The problem in India is that love is not acceptable. Even the most liberal of parents have problems with love marriages. It is nothing unusual it is a natural reaction in-built in us. That is why when a relationship fails, consensual sex become rape, because if a girl were to admit that she was intimate with a boy, that itself can bring bad name to the family. The girls do not have anything to get back at the guy except a charge of rape. Our society does not allow a girl to admit such relationships. Then a rape/kidnapping charge becomes a face saver for the family. However, it is grave injustice to the boy who is not only put behind bars but also separated from her love. I always believe that man women relationship is very complicated and undefined in India. There are lot of forces at play caste, religion, patriarchy, each creating its own mess. We are also evolving at a break neck speed which does not help matter either. The liberal educated society tries to create a over simplistic narrative to India's complex social problems which is way off the mark.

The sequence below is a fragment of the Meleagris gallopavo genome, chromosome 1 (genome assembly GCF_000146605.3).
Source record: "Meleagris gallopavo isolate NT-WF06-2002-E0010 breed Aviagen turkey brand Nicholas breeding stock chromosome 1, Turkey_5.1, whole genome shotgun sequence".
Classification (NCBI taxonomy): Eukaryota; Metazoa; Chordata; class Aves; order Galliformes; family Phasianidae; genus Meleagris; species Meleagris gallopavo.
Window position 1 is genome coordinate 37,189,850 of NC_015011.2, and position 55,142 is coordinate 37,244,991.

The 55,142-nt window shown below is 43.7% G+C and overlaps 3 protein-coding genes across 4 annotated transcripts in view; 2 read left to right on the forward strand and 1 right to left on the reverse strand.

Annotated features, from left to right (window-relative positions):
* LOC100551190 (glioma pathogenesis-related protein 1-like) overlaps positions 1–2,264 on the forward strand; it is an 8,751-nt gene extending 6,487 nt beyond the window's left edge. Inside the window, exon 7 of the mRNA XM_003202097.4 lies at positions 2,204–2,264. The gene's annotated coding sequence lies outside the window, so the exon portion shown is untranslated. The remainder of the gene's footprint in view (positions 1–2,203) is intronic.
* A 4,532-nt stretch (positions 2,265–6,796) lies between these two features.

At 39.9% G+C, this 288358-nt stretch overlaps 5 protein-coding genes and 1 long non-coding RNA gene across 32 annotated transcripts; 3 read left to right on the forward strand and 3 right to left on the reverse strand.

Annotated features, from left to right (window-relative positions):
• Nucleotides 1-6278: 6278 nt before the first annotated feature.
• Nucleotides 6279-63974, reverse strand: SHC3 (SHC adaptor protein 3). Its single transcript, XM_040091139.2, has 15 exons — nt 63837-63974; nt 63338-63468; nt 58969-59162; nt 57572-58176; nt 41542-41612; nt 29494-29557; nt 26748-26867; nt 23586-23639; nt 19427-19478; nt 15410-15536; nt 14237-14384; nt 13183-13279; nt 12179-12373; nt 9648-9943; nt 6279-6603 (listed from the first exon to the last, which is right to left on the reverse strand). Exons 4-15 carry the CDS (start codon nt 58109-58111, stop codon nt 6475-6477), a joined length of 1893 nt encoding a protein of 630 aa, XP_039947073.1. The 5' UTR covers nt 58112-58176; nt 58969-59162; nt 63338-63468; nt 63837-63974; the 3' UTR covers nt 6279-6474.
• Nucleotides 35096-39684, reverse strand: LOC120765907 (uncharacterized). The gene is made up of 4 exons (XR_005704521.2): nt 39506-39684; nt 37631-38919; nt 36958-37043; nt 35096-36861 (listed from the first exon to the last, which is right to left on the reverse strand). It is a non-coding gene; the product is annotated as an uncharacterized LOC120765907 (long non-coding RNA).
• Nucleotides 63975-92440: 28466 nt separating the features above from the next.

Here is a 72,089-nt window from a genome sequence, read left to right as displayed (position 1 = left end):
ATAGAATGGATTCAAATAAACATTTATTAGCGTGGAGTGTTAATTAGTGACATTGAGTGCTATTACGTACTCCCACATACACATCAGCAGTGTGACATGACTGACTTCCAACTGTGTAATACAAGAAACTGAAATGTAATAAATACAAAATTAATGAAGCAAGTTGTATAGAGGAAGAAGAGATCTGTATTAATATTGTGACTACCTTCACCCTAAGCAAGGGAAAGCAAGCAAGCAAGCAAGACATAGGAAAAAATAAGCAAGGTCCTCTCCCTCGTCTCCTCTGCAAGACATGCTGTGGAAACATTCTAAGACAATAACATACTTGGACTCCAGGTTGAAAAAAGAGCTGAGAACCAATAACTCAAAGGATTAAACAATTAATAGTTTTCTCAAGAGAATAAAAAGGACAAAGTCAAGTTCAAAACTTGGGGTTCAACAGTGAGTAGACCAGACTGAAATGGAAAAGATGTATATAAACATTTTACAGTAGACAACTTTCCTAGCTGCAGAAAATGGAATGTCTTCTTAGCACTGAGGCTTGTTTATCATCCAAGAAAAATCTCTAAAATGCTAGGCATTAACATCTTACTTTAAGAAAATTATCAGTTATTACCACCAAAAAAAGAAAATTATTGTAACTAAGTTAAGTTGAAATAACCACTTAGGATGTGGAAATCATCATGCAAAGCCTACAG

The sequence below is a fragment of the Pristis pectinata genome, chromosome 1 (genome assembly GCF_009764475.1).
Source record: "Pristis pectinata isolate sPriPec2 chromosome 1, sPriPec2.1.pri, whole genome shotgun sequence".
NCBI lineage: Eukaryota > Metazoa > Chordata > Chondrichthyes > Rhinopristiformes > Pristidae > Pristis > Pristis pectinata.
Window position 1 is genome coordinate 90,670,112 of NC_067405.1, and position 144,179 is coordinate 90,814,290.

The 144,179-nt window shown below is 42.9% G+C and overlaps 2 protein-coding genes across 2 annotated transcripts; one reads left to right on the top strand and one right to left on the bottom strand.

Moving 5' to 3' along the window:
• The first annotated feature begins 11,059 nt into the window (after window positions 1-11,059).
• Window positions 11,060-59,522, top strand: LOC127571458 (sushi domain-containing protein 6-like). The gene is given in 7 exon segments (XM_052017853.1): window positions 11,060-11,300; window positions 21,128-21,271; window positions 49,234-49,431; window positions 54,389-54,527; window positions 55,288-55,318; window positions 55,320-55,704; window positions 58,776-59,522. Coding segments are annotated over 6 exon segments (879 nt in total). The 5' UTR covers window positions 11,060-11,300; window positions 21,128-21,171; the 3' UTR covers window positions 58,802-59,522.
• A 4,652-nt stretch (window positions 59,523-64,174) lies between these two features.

The concept of sex is also shrouded in darkness. Many girls have absolutely no idea what to expect since good girls should not know about it. Actually, it comes a rude surprise to them. They did not know that marriage involves this. Some get pregnant,when they don't want to, because they have absolutely no idea. When they don't have an idea, they cannot impress upon their husbands to take precaution. Every boy and girl who is about to marry, should have a basic idea so that they can plan their future better.

      Many boys and girls learn from bollywood, which is a bad teacher. As a women said "we are told that men are evil, and one day married to one of them". Men know too much, women don't know anything. It is recipe of disaster. I read about a couple who could not conceive because they did not know what to do. For most Indians, love/sex/duties etc all come in one packet which creates more confusion. You have to suddenly grow up fast after marriage. It is one hell of a roller coaster ride. We need a sexual revolution, not like the swinging sixties but a more mature and open discussion about sexuality. Free men and women from stereotypes and let them breathe easily.